When Seattle police officers arrived and arrested him, he allegedly told them that “the Chinese have tortured and tormented” him for 14 years and that he didn’t regret what he did. Efforts to find an attorney for Milne who could comment on his behalf were not immediately successful Monday.
“The blatant racist motivations behind the defendant’s actions, the extreme nature of this property destruction, the disregard for individuals who were inside the building, and the lack of remorse gives the State significant community safety concerns,” prosecutors wrote.
Milne appeared in court Friday and had bail set at $30,000. He remained in King County Jail on Monday, records showed.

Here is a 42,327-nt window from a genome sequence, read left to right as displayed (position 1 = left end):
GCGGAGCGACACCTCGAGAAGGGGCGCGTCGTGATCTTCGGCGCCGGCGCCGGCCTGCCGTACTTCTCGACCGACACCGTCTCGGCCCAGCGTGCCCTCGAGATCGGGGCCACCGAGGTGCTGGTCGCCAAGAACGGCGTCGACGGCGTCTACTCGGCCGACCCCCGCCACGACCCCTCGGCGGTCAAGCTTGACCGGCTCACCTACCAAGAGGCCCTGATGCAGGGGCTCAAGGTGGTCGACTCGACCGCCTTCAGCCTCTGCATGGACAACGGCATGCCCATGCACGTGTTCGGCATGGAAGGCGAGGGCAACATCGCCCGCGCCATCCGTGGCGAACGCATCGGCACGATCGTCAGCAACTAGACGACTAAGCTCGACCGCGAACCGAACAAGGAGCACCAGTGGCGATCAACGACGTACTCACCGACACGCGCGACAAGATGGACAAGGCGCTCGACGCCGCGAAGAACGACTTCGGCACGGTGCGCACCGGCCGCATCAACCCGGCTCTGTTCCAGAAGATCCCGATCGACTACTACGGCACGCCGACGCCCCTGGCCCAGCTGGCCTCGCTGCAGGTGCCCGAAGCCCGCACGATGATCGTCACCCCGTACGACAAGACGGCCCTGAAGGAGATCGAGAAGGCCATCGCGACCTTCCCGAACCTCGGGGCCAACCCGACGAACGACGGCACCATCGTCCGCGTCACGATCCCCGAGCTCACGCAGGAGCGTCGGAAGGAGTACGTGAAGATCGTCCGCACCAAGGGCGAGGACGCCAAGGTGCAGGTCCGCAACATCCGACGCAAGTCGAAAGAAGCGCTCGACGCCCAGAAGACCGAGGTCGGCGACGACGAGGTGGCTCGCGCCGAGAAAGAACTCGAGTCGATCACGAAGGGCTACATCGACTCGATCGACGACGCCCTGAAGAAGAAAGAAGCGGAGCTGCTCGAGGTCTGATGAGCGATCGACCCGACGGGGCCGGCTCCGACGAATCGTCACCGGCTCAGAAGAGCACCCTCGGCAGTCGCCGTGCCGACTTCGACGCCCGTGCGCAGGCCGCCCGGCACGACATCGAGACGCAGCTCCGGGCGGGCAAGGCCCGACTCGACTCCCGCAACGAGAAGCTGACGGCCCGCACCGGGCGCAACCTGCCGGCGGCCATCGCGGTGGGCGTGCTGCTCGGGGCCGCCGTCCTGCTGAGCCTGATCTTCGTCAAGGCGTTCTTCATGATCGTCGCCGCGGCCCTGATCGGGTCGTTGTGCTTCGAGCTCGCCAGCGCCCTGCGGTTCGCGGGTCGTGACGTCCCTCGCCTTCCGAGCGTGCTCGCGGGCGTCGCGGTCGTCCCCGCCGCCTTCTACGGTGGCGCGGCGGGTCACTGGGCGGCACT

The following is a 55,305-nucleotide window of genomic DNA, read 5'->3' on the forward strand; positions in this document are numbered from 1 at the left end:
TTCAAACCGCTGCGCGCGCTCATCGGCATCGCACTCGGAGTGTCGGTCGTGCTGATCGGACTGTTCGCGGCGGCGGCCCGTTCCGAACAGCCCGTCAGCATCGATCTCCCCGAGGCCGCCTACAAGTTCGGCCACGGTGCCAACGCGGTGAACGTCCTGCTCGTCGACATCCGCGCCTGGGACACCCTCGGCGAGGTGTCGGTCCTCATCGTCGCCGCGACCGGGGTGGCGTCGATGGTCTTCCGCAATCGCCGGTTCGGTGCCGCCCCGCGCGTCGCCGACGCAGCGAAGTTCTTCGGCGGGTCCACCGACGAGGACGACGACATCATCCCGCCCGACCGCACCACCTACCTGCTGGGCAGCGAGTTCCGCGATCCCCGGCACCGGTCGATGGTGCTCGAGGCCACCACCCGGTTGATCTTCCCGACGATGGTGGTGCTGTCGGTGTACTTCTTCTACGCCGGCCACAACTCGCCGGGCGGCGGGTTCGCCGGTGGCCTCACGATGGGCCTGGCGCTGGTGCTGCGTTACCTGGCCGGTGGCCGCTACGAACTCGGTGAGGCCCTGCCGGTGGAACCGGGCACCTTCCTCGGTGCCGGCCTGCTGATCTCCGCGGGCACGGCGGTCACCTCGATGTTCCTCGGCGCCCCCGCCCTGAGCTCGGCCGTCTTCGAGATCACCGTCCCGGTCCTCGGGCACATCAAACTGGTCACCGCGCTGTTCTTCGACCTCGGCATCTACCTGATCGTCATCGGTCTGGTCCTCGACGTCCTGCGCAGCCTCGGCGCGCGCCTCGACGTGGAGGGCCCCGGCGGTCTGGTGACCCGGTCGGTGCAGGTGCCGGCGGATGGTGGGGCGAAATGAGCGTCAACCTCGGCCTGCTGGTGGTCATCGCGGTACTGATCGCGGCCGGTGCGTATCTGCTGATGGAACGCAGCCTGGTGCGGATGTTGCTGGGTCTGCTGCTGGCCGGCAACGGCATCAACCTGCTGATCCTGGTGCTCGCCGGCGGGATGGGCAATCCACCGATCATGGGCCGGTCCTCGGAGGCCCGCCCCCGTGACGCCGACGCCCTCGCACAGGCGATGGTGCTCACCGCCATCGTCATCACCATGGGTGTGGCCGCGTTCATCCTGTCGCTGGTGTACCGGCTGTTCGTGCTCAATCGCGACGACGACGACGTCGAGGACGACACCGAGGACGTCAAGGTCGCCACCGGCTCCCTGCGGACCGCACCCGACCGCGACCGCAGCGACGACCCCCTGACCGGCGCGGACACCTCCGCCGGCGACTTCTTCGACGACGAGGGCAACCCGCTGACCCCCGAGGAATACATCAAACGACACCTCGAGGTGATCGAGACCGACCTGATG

The Wing Luke Museum was established in 1967 and focuses on the culture, art and history of Asian Americans, Native Hawaiians and Pacific Islanders, according to its website.
Museum officials said on the website that the museum would be closed to the public on Monday “to allow for continued sensemaking of Thursday’s vandalism” and to do a comprehensive damage assessment.
“We appreciate the community support that we have received over the last few days,” the website message said.
Seattle Mayor Bruce Harrell condemned the attack in a post on X, formerly known as Twitter. He said his office has been in contact with the museum to understand how his office can best support it and is working to see if repair help can be accelerated.
In 2021, President Joe Biden signed legislation to curb a dramatic increase in hate crimes against Asian Americans and Pacific Islanders that coincided with the coronavirus pandemic. Many people attribute the trend to former President Donald Trump talking about COVID-19, which first appeared in China, in racial terms.